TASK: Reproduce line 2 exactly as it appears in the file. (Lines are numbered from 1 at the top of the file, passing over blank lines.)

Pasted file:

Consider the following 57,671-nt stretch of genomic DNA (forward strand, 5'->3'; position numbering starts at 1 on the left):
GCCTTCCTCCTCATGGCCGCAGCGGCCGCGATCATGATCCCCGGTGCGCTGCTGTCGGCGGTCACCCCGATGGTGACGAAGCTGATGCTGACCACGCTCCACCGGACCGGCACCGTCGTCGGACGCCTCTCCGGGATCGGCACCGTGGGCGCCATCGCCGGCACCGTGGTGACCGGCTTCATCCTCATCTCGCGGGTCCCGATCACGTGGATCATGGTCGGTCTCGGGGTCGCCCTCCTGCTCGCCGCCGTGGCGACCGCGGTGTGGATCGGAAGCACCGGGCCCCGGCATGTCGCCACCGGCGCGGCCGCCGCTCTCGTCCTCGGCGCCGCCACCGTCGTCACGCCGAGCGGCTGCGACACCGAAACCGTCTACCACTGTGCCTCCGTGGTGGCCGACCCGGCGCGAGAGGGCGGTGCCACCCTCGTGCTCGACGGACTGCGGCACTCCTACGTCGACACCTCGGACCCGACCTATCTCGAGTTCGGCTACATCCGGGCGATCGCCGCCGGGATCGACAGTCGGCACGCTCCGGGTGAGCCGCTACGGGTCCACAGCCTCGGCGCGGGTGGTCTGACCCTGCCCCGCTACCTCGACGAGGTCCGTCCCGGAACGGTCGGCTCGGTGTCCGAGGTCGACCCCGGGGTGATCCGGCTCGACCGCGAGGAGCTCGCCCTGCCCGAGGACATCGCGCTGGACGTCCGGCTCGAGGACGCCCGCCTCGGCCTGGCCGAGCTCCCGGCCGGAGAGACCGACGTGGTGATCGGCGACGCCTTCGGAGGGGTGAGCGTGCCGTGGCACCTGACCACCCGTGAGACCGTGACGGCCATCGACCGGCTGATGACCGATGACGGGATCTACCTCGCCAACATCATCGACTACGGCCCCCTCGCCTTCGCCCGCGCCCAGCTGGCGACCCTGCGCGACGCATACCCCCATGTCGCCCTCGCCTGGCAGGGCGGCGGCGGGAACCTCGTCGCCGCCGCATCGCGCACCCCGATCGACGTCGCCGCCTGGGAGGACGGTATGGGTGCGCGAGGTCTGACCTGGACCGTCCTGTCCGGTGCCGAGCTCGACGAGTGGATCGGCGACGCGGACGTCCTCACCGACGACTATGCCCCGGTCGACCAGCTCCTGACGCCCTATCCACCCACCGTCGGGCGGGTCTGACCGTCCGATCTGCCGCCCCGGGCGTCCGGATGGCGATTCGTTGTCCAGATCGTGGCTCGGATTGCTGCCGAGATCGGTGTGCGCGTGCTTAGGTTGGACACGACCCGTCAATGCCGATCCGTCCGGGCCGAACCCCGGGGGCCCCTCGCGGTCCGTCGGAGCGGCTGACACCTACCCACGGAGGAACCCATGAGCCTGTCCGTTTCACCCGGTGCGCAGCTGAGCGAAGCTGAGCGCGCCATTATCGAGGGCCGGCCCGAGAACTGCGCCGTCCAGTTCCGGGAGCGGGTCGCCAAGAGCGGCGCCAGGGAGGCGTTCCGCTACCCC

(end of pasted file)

GCCTTCCTCCTCATGGCCGCAGCGGCCGCGATCATGATCCCCGGTGCGCTGCTGTCGGCGGTCACCCCGATGGTGACGAAGCTGATGCTGACCACGCTCCACCGGACCGGCACCGTCGTCGGACGCCTCTCCGGGATCGGCACCGTGGGCGCCATCGCCGGCACCGTGGTGACCGGCTTCATCCTCATCTCGCGGGTCCCGATCACGTGGATCATGGTCGGTCTCGGGGTCGCCCTCCTGCTCGCCGCCGTGGCGACCGCGGTGTGGATCGGAAGCACCGGGCCCCGGCATGTCGCCACCGGCGCGGCCGCCGCTCTCGTCCTCGGCGCCGCCACCGTCGTCACGCCGAGCGGCTGCGACACCGAAACCGTCTACCACTGTGCCTCCGTGGTGGCCGACCCGGCGCGAGAGGGCGGTGCCACCCTCGTGCTCGACGGACTGCGGCACTCCTACGTCGACACCTCGGACCCGACCTATCTCGAGTTCGGCTACATCCGGGCGATCGCCGCCGGGATCGACAGTCGGCACGCTCCGGGTGAGCCGCTACGGGTCCACAGCCTCGGCGCGGGTGGTCTGACCCTGCCCCGCTACCTCGACGAGGTCCGTCCCGGAACGGTCGGCTCGGTGTCCGAGGTCGACCCCGGGGTGATCCGGCTCGACCGCGAGGAGCTCGCCCTGCCCGAGGACATCGCGCTGGACGTCCGGCTCGAGGACGCCCGCCTCGGCCTGGCCGAGCTCCCGGCCGGAGAGACCGACGTGGTGATCGGCGACGCCTTCGGAGGGGTGAGCGTGCCGTGGCACCTGACCACCCGTGAGACCGTGACGGCCATCGACCGGCTGATGACCGATGACGGGATCTACCTCGCCAACATCATCGACTACGGCCCCCTCGCCTTCGCCCGCGCCCAGCTGGCGACCCTGCGCGACGCATACCCCCATGTCGCCCTCGCCTGGCAGGGCGGCGGCGGGAACCTCGTCGCCGCCGCATCGCGCACCCCGATCGACGTCGCCGCCTGGGAGGACGGTATGGGTGCGCGAGGTCTGACCTGGACCGTCCTGTCCGGTGCCGAGCTCGACGAGTGGATCGGCGACGCGGACGTCCTCACCGACGACTATGCCCCGGTCGACCAGCTCCTGACGCCCTATCCACCCACCGTCGGGCGGGTCTGACCGTCCGATCTGCCGCCCCGGGCGTCCGGATGGCGATTCGTTGTCCAGATCGTGGCTCGGATTGCTGCCGAGATCGGTGTGCGCGTGCTTAGGTTGGACACGACCCGTCAATGCCGATCCGTCCGGGCCGAACCCCGGGGGCCCCTCGCGGTCCGTCGGAGCGGCTGACACCTACCCACGGAGGAACCCATGAGCCTGTCCGTTTCACCCGGTGCGCAGCTGAGCGAAGCTGAGCGCGCCATTATCGAGGGCCGGCCCGAGAACTGCGCCGTCCAGTTCCGGGAGCGGGTCGCCAAGAGCGGCGCCAGGGAGGCGTTCCGCTACCCC